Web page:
Want To Do More For Less? Tell Stories
“Storytelling has always been a way of explaining the world to other people.” – Jonathan Crossfield.
Not many people would claim they were a professional ‘storyteller’, but if your job involves keeping an audience interested, Jonathan Crossfield believes no other title does this justice.
This week ATC had the pleasure to chat with Jonathan, a man with many titles; content marketing consultant, content writer, journalist, blogger, columnist, communications manager, content strategist – or simply: ‘storyteller’.
As an aspiring script writer with fame and glory in his sights, Jonathan found a big break of a different kind on a copywriting floor, when he was asked to “throw some words together” at a time where SEO was just buzz, and Twitter was a verb used by bird enthusiasts. Harnessing his story centric view of the world, his talents as a writer and an ability to structure content in a way that was more Hollywood than Silicon Vally, Jonathan established himself as a digital marketer with a difference and began a decade long journey of marketing self discovery.
By 2005, when the effectiveness of marketing was being measured, guided and shaped by the click-through rates to a final sale, and every man and his dog were publishing case studies- with diminishing results-Jonathan highlighted that the difference between success and failure in marketing was not so SEO driven and clear cut, and had more to do with the ability for each piece of content to convey the right context, explain and capture attention and ultimately, tell the right story.
Today, Jonathan is a sought after and award winning storyteller, having assisted brands including American Express, Robert Half, Kaseya, Telstra and Macquarie Bank to develop strong and consistent narratives through all their content. We talked to Jonathan between mouthfuls of sandwiches, from a client site in Sydney, about the changing landscape of marketing, the challenges recruiters face, and how storytelling is the most cost effective and powerful weapon in your recruitment marketing arsenal.
* you’ll be pleased to know that he hasn’t given up on his dreams of being an award winning tv writer.
Why Mediocre Won’t Cut It In 2015
When I first started in this industry, launching a blog or doing a lot of these content marketing activities was considered a novelty. In many cases it was considered an indulgence. These days virtually everyone has a blog, everyone is producing e-books and white papers, they have social media and have all these various channels. That means to stand out you’ve got to be exceptional.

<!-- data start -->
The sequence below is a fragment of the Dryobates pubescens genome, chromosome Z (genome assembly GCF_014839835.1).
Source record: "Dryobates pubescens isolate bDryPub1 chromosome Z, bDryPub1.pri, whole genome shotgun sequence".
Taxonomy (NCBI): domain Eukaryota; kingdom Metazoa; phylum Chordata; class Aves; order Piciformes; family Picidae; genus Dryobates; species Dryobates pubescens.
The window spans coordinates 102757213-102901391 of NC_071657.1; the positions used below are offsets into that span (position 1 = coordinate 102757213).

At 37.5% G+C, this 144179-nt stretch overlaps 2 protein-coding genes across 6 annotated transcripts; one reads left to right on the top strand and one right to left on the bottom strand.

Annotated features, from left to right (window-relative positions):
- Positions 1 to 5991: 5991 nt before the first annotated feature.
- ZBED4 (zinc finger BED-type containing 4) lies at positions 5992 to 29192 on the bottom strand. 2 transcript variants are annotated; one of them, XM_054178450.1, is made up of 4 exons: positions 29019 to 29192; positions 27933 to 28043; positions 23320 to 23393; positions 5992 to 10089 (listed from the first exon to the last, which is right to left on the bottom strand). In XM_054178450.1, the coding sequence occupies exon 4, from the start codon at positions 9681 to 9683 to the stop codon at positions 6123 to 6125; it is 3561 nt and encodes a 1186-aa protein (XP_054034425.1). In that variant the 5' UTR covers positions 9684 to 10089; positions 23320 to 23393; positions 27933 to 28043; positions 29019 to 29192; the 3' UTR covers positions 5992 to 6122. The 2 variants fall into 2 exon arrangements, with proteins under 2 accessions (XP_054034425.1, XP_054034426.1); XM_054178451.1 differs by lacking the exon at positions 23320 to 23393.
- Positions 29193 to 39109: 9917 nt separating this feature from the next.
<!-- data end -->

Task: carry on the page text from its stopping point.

When people are consuming more content every day now, than ever in the history of mankind, you have to be exceptional for the people you are trying to reach to choose your content over Game of Thrones, over the latest magazine, over candy crush or whatever it is that’s also trying to pester their brain to try and get their attention.
If your goal is to merely have a blog or merely have case studies and merely have videos on YouTube because you feel that it’s what you have to have now, all you’ve done is met the bar that everyone else is already at.
How Can Recruiters Learn From The Mistakes Of Marketing
Marketing makes a lot of mistakes, it has a habit of running full belt into walls every time there’s a new shiny thing. One of the advantages the recruitment industry has is ironically that it’s normally a step or two behind the consumer industry, and therefore is in the enviable position of being able to learn from the mistake of marketing, and avoid the walls that marketing ran into.
The perfect example of this is where marketing was ten years ago with the birth of digital marketing and the excitement everyone had around data, and how content could be explained through analytics and numbers on a spread sheet. SEO became popular at this time because you could finally prove the ROI through an algorithm because you can’t necessarily prove how a magazine article works, or how a twitter channel can work because people don’t necessarily follow the link on twitter to buy something.
Data Is Only Part Of The Story
Of course what has been learnt since is that data is only one part of the story, and for someone to buy something the process is far more complicated than one interaction and one link. To get them to the point of sale is a long journey where they may have touched by a brand in many ways. They may be following the brand on social media for six months previously, they may have been reading print articles and blogs, and all of that may have influenced their decision when it did come to searching for the product and buying it.
Marketers fell into the trap of giving all the credit to that sale to that final click. Thankfully that is rare these days. Marketers have realised that there’s a far more complex web of relationships and experiences going on here.
For recruiters, it gives you the opportunity to hopefully leap past these mistakes and focus on telling great stories and creating the experiences that will attract the right people.